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The Demographic Cliff: How to Survive and Prosper During the Great Deflation Ahead Paperback – August 25, 2015
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About the Author
Top Customer Reviews
Mr. Dent does a fabulous job as a demographer and the work he shows is exceptional. He presents one of the strongest cases I've ever seen for future economic cycles...I think everyone should be armed with this evidence and decide how best to use it. I was so pleased with such a solid fundamental approach to the world's economic situation.
Now the bad:
Covers topics like sunspots' effect on the US stock market; paints inflation only in the context of dollar value vs. other currencies; delves into politics and oversimplifies (and misrepresents) the positions of various parties; discusses environmental disaster and mischaracterizes the science; He gets way too far into the weeds. He should have stuck with the primary thesis of his book.
I'm sorry if that sounds harsh, but this guy comes off as a know-it-all and quite narcissistic. I would fire the editor and publisher for letting this book go so far astray.
With the negatives said, the core of this book is fantastic and I expect the science behind his demographics is solid. I am quite glad to recommend this book and I am very happy that I purchased it. This book provides so much insight into the economic cycles and where we are headed from here for the next 20 years or so.Read more ›
Mr. Dent does a marvelous job developing his thesis with various graphs supporting the notion that as people age their spending habits change. But that's about as far as he goes. As others have noted, he quickly loses focus (and credibility in my opinion) when he jumps into all sorts of other "wave" theories. This starts in chapter 2 and continues for the rest of the book. I was totally captured by the first chapter (thesis) and by chapter 2 or 3 I just started skimming as he runs terribly off topic. Mr. Dent is rather like a conspiracy theorist: if you believe in one conspiracy you believe in them all. Dent believes in one wave (the demographic wave) but then goes on in nausiating fashion to show a bunch of other waves, which in my opinion are used by fanatics who are trying to sell a product rather than real science.
Dent's got an excellent theory and the data to support what will happen to spending levels in different areas over the next 30 years: why the heck is he talking about solar activity? He could have written a detailed book, almost an industry-by-chapter- about exactly what his data shows.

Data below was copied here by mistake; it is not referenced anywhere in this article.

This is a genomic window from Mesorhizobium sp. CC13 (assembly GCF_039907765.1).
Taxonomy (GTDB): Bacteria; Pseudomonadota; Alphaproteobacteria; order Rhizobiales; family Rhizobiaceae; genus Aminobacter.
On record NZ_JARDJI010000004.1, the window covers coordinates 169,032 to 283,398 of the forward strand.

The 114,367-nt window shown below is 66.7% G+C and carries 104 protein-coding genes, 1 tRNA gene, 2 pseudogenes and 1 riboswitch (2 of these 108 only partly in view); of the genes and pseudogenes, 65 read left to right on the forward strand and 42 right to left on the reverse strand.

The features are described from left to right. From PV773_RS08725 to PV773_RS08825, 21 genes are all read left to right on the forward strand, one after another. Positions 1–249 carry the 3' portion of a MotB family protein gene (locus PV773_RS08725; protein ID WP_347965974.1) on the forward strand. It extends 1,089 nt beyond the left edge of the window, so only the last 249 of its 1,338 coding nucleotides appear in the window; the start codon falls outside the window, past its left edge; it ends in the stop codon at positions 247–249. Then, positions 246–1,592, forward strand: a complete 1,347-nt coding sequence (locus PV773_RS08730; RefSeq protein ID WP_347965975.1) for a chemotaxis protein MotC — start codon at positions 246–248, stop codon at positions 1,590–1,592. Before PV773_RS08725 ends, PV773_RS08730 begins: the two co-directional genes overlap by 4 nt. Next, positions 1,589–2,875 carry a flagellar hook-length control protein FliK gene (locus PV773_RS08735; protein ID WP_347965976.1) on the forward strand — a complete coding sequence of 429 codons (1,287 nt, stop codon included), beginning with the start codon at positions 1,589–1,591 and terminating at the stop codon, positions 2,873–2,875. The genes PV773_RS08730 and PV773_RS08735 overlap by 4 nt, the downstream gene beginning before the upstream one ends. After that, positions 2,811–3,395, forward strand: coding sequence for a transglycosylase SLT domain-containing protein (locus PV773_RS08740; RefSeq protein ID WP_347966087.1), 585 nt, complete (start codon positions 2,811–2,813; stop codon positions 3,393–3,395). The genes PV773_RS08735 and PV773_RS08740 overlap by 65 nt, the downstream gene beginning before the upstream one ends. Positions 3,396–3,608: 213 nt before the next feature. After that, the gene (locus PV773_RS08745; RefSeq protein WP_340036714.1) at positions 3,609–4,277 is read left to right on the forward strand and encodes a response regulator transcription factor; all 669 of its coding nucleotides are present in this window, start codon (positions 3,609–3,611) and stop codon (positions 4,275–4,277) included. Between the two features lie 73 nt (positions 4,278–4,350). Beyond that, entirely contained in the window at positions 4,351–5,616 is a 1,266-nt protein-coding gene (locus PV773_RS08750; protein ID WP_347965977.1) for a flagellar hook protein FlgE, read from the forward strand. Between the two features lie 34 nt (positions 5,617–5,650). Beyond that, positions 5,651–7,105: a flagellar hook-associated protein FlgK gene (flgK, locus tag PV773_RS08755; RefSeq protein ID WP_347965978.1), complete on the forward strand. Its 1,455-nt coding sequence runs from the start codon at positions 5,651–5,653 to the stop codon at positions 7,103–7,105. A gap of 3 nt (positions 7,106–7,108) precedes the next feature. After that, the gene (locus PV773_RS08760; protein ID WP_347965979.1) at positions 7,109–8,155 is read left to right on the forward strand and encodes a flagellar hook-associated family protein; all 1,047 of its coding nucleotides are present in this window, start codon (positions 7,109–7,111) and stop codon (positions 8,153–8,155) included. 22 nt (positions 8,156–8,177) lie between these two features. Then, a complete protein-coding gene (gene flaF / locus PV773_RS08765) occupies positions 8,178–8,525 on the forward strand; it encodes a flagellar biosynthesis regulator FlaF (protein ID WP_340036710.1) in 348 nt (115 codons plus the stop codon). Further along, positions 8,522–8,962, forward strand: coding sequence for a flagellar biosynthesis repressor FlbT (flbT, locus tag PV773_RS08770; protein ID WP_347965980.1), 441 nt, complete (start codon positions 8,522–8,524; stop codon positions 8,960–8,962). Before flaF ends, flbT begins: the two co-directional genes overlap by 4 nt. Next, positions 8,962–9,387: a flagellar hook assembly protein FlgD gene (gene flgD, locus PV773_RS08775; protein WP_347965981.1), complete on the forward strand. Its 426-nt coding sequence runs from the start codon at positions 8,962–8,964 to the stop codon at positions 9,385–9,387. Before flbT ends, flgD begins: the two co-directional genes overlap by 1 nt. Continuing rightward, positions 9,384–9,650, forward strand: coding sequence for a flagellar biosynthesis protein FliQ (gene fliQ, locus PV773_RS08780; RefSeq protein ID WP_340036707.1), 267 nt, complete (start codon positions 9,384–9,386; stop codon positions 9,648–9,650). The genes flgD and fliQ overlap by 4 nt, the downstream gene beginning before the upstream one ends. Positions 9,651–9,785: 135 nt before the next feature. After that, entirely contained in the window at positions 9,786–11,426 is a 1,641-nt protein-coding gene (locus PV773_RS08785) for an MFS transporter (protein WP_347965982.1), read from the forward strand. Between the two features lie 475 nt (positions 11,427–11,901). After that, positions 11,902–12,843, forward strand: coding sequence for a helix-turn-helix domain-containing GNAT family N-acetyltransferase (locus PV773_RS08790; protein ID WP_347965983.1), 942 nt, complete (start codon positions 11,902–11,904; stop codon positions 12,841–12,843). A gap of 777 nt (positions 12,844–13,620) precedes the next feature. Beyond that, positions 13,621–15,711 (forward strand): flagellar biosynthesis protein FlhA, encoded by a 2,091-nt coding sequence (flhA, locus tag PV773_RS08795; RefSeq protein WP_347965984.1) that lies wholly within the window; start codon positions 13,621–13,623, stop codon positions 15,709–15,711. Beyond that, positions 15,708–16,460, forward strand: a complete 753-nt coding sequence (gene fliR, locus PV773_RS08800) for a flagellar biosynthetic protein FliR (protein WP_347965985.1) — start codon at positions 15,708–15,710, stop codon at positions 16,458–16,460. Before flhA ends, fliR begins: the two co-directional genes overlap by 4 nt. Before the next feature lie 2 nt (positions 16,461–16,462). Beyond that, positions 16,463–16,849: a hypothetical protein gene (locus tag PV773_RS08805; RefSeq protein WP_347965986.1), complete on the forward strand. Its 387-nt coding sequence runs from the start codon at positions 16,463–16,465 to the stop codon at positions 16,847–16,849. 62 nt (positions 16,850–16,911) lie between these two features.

But he got lazy. And moreover, he loses credibility because every few pages he says something akin to: "if you go to my website I'll send you a newsletter and you can follow along as we go.Read more ›
The author forecasts for the global economy with a focus on implications for America, particularly as we scrape through the current fiscal mess with 77 million baby boomers on the verge of entering what they thought would be their golden years. Dent does not spend time opining as to the root causes as to why demographic pressures have come to bear, be they social, political, religious or other normative variations, but he makes a detailed analysis of the alarming ice berg approaching world economies. Simply put, the birth rates of the most developed economies are being outstripped by their multiplying elderly population, and this will make for a smaller work force, less productivity and catastrophic economic impact that no population is prepared to accept. Everything from anticipated amounts that young consumers spend to the age at which they expect to retire is about to get a major readjustment, like it or not. He even claims that in Japan, adult diapers are outselling infant diapers. In another, he claims research shows that 35% of young Japanese men are no longer interested in sex out of paranoia of getting their wives/girlfriends pregnant and raising a child they cannot afford. I guess condoms are super-expensive in Japan nowadays. Um, ok; we get it, Harry, but unless that statistic can be backed up somehow it's really unnecessary and reeks of hyperbole.Read more ›
Most Recent Customer Reviews
This is an interesting book. There is another author with a similar demographic schematic with the same four categories of investment opportunity. Read morePublished 1 month ago by D. Depperman
Harry is dent is wrong as off now..
2016 is great for Gold and bad for dollar.
If I listened to him I would not have gained 300% on my mining stocks, 20% in metals, and... Read more
It's all about demographics. The "greying" of the workforce spells out dire troubles for the worlds economies, pension system's, and entitlement programs. Great read. Read morePublished 1 month ago by OceanLover
Very well written book. Simple and bold predictions. Interesting to use demographic factors to predict the economic booms and busts.Published 1 month ago by Amazon Customer
A good book on cycles which repeat within, and drive, the economy. The demographic distribution of the population is an obvious factor to consider in estimating supply and demand... Read morePublished 1 month ago by Amazon Customer